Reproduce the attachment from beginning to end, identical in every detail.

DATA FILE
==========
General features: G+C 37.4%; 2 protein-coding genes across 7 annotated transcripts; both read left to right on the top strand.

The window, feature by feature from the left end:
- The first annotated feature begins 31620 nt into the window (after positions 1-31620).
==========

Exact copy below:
General features: G+C 37.4%; 2 protein-coding genes across 7 annotated transcripts; both read left to right on the top strand.

The window, feature by feature from the left end:
- The first annotated feature begins 31620 nt into the window (after positions 1-31620).